Out on the wrap around porch of this old hotel, I look out over the quaint little town and the sun rising over Cassadaga Lake. I sit in a big ol’ rocking chair, worn smooth by time and use. There are no creaks, no rough edges. It’s chartreuse velvet cushion, near worn through, looks as though it may have been here cushioning guests all these many years. I am reminded of times long since passed. Visions of young women in their full bathing suits swimming at the lake, and of horse-drawn carriages trotting down the narrow streets bringing folks home, dressed in their finest, from the evenings dance, float though my mind.
The hotel itself is not in bad condition considering it’s more than 130 year age. I’d be happy to hold up as well. The foyer shows off some portraits of Lily Dale’s founding sisters, a large check-in desk running the full length of the back wall, and a case full of books that smell as old as they appear. In the adjacent sitting room there are more time worn seats, ones whose padding has wasted away and left divots where thousands of people have sat before me. There is a large tapestry on one wall, covered by glass to keep it from further deteriorating. It is reported to have been hand sown by blind Mollie Fancher while in a trance. It is a delicate and beautiful piece of artistry.
I am sure it was grand in its day, and the main floor foyer does a good job at alluding to its history, but these days the Maplewood Hotel has more of a big dormitory feel than that of the grand hotel it once was. The rooms are small and sparse. Some have only a sink with running water, meaning you have to use a common washroom and shower. I stay in a single room, without shower and toilet, and at a rate of only $34 a night, I’ll gladly share the facilities.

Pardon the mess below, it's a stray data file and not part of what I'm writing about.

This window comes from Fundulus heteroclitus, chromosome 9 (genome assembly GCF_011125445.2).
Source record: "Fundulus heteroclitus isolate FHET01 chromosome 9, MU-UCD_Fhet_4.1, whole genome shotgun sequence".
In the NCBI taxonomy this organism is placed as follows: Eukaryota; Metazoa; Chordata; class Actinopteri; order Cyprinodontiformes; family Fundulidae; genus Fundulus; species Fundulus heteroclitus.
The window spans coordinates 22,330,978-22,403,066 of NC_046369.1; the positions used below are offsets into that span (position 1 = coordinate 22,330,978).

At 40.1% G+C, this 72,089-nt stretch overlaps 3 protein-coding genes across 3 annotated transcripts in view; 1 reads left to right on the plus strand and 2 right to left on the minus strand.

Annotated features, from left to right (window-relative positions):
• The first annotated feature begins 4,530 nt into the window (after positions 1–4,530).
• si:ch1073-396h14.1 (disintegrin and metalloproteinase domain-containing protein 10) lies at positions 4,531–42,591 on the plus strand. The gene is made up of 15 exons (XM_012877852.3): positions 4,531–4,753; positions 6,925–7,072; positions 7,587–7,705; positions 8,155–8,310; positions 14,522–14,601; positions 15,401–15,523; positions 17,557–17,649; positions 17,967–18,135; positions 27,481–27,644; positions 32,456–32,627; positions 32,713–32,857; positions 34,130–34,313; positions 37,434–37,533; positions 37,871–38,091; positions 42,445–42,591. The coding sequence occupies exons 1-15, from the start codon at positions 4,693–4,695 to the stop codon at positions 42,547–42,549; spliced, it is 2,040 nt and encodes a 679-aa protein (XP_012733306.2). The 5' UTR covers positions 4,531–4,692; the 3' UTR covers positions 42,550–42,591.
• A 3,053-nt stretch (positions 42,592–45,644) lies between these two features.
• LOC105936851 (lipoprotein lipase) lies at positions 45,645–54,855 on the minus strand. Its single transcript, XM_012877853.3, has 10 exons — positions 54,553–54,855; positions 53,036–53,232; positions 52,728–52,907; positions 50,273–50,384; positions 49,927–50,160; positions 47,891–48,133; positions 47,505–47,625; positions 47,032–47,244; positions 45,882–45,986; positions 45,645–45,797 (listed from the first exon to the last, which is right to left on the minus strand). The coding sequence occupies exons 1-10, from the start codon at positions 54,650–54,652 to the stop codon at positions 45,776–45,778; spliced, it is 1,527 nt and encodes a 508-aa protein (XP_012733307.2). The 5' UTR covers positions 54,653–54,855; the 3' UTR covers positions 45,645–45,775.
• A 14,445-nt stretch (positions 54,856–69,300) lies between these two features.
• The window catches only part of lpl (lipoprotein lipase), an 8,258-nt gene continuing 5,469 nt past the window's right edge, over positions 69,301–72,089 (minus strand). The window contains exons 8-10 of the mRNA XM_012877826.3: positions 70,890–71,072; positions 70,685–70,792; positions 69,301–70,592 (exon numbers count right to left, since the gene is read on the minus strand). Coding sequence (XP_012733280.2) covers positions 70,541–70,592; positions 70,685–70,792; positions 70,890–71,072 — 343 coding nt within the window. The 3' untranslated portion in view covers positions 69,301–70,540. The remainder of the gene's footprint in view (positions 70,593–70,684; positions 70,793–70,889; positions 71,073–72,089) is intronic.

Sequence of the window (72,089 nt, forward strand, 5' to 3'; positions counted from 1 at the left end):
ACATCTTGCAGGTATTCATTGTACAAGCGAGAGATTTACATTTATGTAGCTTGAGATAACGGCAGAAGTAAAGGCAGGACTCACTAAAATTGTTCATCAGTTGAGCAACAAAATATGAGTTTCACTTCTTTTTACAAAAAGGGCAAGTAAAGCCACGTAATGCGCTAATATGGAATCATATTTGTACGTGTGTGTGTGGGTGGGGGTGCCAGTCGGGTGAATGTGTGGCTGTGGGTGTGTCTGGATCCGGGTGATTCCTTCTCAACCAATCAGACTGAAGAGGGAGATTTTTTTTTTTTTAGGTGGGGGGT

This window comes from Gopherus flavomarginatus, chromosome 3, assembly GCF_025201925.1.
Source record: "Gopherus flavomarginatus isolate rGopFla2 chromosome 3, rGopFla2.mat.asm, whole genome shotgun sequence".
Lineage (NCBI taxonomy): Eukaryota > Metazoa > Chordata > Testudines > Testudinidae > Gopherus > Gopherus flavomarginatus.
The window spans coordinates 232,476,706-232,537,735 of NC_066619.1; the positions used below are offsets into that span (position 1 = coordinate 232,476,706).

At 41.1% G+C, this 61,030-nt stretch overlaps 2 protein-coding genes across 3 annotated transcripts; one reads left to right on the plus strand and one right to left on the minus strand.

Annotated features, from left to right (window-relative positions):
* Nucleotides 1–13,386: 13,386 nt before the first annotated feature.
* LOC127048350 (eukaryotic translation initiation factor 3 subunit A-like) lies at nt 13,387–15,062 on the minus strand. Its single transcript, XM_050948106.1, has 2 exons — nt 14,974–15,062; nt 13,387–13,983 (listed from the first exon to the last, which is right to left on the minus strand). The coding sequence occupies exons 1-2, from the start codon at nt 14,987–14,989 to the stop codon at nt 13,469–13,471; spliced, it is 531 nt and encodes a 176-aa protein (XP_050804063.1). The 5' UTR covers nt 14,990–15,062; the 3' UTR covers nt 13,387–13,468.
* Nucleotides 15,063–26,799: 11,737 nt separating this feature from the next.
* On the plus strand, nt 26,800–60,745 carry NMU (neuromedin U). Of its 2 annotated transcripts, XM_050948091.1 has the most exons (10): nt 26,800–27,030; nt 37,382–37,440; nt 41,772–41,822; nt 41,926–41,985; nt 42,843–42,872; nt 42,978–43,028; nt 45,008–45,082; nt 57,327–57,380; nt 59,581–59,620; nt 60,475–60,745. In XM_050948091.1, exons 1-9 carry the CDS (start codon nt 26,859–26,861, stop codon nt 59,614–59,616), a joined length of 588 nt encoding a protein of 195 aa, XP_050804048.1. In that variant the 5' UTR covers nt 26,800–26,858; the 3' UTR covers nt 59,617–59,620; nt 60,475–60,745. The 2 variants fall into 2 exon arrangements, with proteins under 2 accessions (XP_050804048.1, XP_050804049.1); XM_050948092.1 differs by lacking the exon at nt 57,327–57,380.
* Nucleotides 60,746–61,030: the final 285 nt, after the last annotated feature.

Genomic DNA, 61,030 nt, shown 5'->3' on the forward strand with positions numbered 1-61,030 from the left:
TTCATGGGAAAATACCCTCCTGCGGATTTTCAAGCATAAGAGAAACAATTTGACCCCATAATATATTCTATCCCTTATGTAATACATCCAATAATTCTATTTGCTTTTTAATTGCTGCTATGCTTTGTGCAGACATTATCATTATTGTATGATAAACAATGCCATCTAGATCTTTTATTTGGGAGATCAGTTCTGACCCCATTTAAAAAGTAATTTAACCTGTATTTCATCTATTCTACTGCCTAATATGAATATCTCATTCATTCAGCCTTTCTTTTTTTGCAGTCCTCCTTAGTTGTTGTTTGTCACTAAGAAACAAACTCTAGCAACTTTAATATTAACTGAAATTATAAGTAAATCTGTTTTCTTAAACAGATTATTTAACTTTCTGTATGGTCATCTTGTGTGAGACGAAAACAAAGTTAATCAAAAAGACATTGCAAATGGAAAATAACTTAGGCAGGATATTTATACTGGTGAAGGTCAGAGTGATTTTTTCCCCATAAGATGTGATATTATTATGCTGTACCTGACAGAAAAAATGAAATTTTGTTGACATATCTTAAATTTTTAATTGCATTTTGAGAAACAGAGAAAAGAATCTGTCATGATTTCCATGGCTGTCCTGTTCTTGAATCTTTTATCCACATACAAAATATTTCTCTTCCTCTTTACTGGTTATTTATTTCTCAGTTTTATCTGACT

The walls are paper-thin. I can hear the gentleman next door singing to some rubbish 70’s song. Oh and not just singing, he’s been chanting at some points as well. That is what had me awake at one o’clock this morning. But not just him. I can also hear the lady three doors down having a chat on her cell phone. Even with just the one side of the conversation I can tell that she isn’t happy and that this is supposed to be her weekend retreat, a time to relax and get away from all the chaos she left back at home. Her getaway does not seem to be working for her. There is also a man snoring, I can hear him but slightly, in the room adjacent to the lady on the cell phone. I am thankful to be on the third floor as that means there are no others to be heard above me.
Lily Dale was founded as a spiritualist community. It is renowned as the “world’s largest center for the science, philosophy, and religion of spiritualism.” Thousands of people flock here every year in search of answers, looking to communicate with long deceased love ones, or hoping to be guided by spirit. Why did I come here? After meeting Ellen at an event at the Fairmont Royal York many years ago, I was intrigued by the community full of mediums, psychics and spirit workers she talked about. I wanted to come and see it all myself. On my first trip here I was so excited and wanted to experience all Lily Dale had to offer. I came, but did none of the many activities offered. I did not go to inspiration stump, or on a fairy walk, attend a service or have a reading of any kind. I did nothing, and I loved it.
There are no distractions, no chores to be done, no children to care for. There is no television or radio, no computer or internet. Even the occasional cell phone seems completely out of place. I can sit here on this porch, in this rocking chair with its worn cushion, and waste the day away. The breeze off the lake blows gently to caress my soul and lift my spirit.